The Canadian Food Inspection Agency (CFIA) this week confirmed that the emerald ash borer beetle has moved into Kawartha Lakes, Ontario. The discovery raises the number of Ontario counties the beetle has been found into 32, alongside seven in Quebec.
The emerald ash borer is a green beetle species that originated in Asia, but has spread throughout many parts of North America. Outside of Asia and Russia, the beetle can devastate populations of ash trees, wreaking environmental havoc on forests.
The CFIA has extended prohibitions on moving materials such as logs, branches, wood chips, and firewood from the sites where the beetle was found. The agency has also announced that currently regulated areas in Ontario and Quebec will be consolidated into one large area starting in April 2014.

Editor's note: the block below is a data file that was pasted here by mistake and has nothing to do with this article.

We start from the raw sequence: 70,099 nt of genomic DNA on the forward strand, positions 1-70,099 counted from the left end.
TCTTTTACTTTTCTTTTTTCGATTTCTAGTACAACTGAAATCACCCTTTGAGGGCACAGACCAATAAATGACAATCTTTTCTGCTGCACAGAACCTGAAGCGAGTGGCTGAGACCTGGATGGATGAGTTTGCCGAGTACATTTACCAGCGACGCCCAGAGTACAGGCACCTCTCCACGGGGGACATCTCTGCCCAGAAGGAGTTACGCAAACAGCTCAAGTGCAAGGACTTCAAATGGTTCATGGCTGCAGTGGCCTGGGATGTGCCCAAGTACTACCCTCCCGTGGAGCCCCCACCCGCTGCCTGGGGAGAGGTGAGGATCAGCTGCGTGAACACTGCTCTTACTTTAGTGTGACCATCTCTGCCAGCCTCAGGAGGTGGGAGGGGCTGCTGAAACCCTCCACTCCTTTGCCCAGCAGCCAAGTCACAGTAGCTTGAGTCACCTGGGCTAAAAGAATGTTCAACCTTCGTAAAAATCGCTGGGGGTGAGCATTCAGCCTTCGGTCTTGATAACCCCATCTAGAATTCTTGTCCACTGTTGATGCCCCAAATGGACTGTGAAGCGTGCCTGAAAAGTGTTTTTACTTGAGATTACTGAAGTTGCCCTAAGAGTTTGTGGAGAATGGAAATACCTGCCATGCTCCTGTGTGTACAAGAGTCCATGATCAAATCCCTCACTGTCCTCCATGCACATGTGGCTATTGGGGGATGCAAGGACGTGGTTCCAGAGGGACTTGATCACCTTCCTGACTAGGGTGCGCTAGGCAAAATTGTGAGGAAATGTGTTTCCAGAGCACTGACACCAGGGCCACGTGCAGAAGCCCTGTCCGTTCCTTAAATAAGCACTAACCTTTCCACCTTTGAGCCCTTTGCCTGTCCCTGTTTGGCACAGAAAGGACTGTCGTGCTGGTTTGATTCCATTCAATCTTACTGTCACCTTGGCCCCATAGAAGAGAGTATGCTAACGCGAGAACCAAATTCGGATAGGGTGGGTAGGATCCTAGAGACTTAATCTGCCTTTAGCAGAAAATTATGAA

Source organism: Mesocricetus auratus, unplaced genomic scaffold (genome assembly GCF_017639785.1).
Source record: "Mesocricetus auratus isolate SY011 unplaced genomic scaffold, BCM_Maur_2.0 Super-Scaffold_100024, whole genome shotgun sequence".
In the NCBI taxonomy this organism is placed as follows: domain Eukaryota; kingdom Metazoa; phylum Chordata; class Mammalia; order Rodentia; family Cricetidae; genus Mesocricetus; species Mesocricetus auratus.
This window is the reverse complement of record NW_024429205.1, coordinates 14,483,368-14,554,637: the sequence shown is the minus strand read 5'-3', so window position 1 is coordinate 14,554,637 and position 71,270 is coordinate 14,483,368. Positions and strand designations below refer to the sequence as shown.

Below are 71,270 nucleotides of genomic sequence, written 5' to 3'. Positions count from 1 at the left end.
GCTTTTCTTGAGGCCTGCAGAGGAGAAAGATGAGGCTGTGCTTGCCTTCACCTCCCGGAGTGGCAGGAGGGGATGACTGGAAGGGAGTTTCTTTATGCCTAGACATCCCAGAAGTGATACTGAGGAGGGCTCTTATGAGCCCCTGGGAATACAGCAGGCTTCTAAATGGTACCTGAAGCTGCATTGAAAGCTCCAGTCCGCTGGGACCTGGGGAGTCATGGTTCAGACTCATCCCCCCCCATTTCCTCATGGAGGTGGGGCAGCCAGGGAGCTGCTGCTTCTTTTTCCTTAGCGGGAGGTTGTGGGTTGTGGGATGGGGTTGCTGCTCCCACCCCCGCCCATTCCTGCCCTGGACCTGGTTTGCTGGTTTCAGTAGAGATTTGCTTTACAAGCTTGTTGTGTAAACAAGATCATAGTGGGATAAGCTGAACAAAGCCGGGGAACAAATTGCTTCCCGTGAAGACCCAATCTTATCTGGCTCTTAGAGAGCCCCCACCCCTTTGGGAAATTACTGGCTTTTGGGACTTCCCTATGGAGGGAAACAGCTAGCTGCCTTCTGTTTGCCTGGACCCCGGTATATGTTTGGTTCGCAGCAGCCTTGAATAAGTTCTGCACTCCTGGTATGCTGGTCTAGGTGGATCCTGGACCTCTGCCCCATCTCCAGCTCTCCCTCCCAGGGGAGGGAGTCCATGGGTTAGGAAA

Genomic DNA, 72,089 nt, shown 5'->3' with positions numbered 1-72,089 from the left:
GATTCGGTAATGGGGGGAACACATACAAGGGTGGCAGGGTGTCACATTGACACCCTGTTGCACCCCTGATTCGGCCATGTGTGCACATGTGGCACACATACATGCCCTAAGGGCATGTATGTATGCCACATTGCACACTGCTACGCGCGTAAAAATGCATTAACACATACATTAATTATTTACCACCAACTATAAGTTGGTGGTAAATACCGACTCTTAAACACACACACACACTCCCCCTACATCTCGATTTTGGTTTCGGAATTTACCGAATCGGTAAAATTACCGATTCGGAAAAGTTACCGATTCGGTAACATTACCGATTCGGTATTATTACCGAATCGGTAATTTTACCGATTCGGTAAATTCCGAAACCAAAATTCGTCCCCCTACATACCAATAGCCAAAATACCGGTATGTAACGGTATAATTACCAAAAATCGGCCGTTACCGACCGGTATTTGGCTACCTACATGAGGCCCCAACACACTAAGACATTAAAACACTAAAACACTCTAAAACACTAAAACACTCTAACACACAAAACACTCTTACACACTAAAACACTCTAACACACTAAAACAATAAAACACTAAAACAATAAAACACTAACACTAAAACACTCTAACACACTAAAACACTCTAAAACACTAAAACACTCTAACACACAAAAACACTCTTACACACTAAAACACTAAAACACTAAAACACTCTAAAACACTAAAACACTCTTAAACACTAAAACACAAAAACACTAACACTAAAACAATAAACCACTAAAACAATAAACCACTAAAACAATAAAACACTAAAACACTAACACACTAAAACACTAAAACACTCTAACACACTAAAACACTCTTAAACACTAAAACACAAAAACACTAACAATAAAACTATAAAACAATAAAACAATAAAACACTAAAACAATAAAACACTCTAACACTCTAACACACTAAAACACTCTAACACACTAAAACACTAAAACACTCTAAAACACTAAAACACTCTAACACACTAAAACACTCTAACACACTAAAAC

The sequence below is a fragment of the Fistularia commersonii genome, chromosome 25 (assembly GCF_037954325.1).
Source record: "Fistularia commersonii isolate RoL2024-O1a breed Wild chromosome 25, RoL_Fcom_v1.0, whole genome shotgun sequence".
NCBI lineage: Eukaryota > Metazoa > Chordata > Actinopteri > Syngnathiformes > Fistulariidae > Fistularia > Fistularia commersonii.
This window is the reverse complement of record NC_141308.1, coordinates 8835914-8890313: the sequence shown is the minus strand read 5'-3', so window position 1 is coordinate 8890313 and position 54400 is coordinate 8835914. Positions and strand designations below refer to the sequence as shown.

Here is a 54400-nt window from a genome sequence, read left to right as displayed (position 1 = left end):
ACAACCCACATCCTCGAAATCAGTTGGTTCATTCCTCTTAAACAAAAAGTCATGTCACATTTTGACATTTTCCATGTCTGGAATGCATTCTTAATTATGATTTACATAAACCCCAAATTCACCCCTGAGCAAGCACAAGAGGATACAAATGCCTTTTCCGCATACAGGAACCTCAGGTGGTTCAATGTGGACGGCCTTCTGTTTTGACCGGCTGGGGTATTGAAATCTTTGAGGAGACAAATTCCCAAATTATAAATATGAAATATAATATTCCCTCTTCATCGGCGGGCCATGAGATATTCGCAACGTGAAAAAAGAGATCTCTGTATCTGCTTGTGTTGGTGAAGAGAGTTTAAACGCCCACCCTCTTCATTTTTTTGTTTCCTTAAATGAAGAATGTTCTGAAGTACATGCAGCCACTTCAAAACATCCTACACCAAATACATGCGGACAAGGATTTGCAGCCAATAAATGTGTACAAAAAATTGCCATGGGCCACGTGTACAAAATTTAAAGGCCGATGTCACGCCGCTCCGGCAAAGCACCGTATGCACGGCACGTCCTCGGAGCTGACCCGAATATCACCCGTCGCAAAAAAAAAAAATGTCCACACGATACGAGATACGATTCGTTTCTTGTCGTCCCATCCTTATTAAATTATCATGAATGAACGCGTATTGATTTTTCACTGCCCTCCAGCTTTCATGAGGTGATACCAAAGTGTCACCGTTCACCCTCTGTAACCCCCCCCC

In addition to recruiting the public to help prevent the spread of the emerald ash borer, the CFIA will consider further regulation after the completion of survey work this year. The agency has already approved the release of two stingless wasp species as “biological control agents” to combat the beetle. One species of wasp parasitic to ash borer larvae, Tetrastichus planipennisi, has already been released in southwestern Ontario.